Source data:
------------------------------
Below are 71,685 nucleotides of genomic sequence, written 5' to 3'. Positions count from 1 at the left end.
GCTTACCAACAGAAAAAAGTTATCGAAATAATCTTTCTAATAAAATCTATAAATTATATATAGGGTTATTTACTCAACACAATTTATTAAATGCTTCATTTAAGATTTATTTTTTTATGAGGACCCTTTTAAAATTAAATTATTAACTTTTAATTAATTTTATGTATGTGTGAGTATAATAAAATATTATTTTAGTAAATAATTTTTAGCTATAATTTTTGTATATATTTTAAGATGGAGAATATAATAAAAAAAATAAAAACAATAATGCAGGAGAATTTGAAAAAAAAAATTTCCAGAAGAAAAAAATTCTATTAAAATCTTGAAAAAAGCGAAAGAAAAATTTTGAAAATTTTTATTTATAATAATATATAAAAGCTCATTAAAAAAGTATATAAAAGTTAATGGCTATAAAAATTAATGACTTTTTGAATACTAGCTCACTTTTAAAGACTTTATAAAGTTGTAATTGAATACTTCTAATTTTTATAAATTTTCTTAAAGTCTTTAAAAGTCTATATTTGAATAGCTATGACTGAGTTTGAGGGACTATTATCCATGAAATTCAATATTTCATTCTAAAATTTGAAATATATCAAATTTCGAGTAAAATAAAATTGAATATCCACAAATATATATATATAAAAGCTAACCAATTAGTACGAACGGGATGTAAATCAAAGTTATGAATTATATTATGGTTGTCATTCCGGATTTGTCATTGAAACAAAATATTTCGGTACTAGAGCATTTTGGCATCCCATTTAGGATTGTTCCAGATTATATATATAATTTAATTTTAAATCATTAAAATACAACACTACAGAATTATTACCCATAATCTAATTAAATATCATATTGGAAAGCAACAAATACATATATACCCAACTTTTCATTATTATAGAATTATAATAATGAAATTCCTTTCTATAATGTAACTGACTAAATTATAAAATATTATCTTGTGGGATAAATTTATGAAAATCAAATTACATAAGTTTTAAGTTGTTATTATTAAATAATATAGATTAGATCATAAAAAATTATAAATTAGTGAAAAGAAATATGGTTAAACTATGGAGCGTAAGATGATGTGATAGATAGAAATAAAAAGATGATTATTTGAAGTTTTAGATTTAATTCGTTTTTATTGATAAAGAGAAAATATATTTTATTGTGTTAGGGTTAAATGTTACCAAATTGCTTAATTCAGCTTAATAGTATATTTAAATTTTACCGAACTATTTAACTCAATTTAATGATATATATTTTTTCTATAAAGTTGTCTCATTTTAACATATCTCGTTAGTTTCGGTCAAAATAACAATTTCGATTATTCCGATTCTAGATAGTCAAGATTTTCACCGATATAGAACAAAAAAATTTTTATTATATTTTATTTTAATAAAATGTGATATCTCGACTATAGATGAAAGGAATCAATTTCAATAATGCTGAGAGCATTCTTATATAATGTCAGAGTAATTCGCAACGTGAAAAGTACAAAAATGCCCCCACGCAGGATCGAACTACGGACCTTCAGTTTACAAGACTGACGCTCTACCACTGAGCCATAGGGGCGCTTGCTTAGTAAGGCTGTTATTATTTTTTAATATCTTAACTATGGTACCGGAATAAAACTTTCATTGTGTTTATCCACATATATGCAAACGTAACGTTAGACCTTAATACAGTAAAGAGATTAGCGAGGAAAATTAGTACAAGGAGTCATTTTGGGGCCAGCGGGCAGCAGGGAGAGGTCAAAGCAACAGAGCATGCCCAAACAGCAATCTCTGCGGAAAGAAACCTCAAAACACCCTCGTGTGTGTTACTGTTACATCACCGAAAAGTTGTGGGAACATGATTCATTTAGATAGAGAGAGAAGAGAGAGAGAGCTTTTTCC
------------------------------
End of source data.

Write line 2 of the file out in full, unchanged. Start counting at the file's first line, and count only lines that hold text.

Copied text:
GCTTACCAACAGAAAAAAGTTATCGAAATAATCTTTCTAATAAAATCTATAAATTATATATAGGGTTATTTACTCAACACAATTTATTAAATGCTTCATTTAAGATTTATTTTTTTATGAGGACCCTTTTAAAATTAAATTATTAACTTTTAATTAATTTTATGTATGTGTGAGTATAATAAAATATTATTTTAGTAAATAATTTTTAGCTATAATTTTTGTATATATTTTAAGATGGAGAATATAATAAAAAAAATAAAAACAATAATGCAGGAGAATTTGAAAAAAAAAATTTCCAGAAGAAAAAAATTCTATTAAAATCTTGAAAAAAGCGAAAGAAAAATTTTGAAAATTTTTATTTATAATAATATATAAAAGCTCATTAAAAAAGTATATAAAAGTTAATGGCTATAAAAATTAATGACTTTTTGAATACTAGCTCACTTTTAAAGACTTTATAAAGTTGTAATTGAATACTTCTAATTTTTATAAATTTTCTTAAAGTCTTTAAAAGTCTATATTTGAATAGCTATGACTGAGTTTGAGGGACTATTATCCATGAAATTCAATATTTCATTCTAAAATTTGAAATATATCAAATTTCGAGTAAAATAAAATTGAATATCCACAAATATATATATATAAAAGCTAACCAATTAGTACGAACGGGATGTAAATCAAAGTTATGAATTATATTATGGTTGTCATTCCGGATTTGTCATTGAAACAAAATATTTCGGTACTAGAGCATTTTGGCATCCCATTTAGGATTGTTCCAGATTATATATATAATTTAATTTTAAATCATTAAAATACAACACTACAGAATTATTACCCATAATCTAATTAAATATCATATTGGAAAGCAACAAATACATATATACCCAACTTTTCATTATTATAGAATTATAATAATGAAATTCCTTTCTATAATGTAACTGACTAAATTATAAAATATTATCTTGTGGGATAAATTTATGAAAATCAAATTACATAAGTTTTAAGTTGTTATTATTAAATAATATAGATTAGATCATAAAAAATTATAAATTAGTGAAAAGAAATATGGTTAAACTATGGAGCGTAAGATGATGTGATAGATAGAAATAAAAAGATGATTATTTGAAGTTTTAGATTTAATTCGTTTTTATTGATAAAGAGAAAATATATTTTATTGTGTTAGGGTTAAATGTTACCAAATTGCTTAATTCAGCTTAATAGTATATTTAAATTTTACCGAACTATTTAACTCAATTTAATGATATATATTTTTTCTATAAAGTTGTCTCATTTTAACATATCTCGTTAGTTTCGGTCAAAATAACAATTTCGATTATTCCGATTCTAGATAGTCAAGATTTTCACCGATATAGAACAAAAAAATTTTTATTATATTTTATTTTAATAAAATGTGATATCTCGACTATAGATGAAAGGAATCAATTTCAATAATGCTGAGAGCATTCTTATATAATGTCAGAGTAATTCGCAACGTGAAAAGTACAAAAATGCCCCCACGCAGGATCGAACTACGGACCTTCAGTTTACAAGACTGACGCTCTACCACTGAGCCATAGGGGCGCTTGCTTAGTAAGGCTGTTATTATTTTTTAATATCTTAACTATGGTACCGGAATAAAACTTTCATTGTGTTTATCCACATATATGCAAACGTAACGTTAGACCTTAATACAGTAAAGAGATTAGCGAGGAAAATTAGTACAAGGAGTCATTTTGGGGCCAGCGGGCAGCAGGGAGAGGTCAAAGCAACAGAGCATGCCCAAACAGCAATCTCTGCGGAAAGAAACCTCAAAACACCCTCGTGTGTGTTACTGTTACATCACCGAAAAGTTGTGGGAACATGATTCATTTAGATAGAGAGAGAAGAGAGAGAGAGCTTTTTCC